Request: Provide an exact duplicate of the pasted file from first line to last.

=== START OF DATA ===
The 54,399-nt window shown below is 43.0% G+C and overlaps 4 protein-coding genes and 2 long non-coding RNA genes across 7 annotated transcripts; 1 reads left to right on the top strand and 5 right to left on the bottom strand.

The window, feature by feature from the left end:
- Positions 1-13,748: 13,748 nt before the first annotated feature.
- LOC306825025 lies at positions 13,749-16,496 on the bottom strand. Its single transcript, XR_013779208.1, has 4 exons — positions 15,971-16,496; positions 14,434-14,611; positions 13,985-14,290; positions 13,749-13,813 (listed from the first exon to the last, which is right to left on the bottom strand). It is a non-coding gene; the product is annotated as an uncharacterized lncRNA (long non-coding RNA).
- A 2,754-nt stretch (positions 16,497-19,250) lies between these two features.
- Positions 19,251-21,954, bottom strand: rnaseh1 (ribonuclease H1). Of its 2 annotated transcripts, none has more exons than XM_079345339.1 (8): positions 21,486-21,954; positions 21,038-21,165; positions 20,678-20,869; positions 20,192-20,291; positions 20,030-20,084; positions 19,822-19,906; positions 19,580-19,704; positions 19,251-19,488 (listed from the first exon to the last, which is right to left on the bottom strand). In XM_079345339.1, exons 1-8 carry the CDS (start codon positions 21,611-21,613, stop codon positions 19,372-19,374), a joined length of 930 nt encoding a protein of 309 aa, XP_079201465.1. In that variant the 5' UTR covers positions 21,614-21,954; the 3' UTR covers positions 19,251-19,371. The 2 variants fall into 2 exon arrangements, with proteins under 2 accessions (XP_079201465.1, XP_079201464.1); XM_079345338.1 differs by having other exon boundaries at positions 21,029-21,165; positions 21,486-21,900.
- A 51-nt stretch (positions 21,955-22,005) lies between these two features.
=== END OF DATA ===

The 54,399-nt window shown below is 43.0% G+C and overlaps 4 protein-coding genes and 2 long non-coding RNA genes across 7 annotated transcripts; 1 reads left to right on the top strand and 5 right to left on the bottom strand.

The window, feature by feature from the left end:
- Positions 1-13,748: 13,748 nt before the first annotated feature.
- LOC306825025 lies at positions 13,749-16,496 on the bottom strand. Its single transcript, XR_013779208.1, has 4 exons — positions 15,971-16,496; positions 14,434-14,611; positions 13,985-14,290; positions 13,749-13,813 (listed from the first exon to the last, which is right to left on the bottom strand). It is a non-coding gene; the product is annotated as an uncharacterized lncRNA (long non-coding RNA).
- A 2,754-nt stretch (positions 16,497-19,250) lies between these two features.
- Positions 19,251-21,954, bottom strand: rnaseh1 (ribonuclease H1). Of its 2 annotated transcripts, none has more exons than XM_079345339.1 (8): positions 21,486-21,954; positions 21,038-21,165; positions 20,678-20,869; positions 20,192-20,291; positions 20,030-20,084; positions 19,822-19,906; positions 19,580-19,704; positions 19,251-19,488 (listed from the first exon to the last, which is right to left on the bottom strand). In XM_079345339.1, exons 1-8 carry the CDS (start codon positions 21,611-21,613, stop codon positions 19,372-19,374), a joined length of 930 nt encoding a protein of 309 aa, XP_079201465.1. In that variant the 5' UTR covers positions 21,614-21,954; the 3' UTR covers positions 19,251-19,371. The 2 variants fall into 2 exon arrangements, with proteins under 2 accessions (XP_079201465.1, XP_079201464.1); XM_079345338.1 differs by having other exon boundaries at positions 21,029-21,165; positions 21,486-21,900.
- A 51-nt stretch (positions 21,955-22,005) lies between these two features.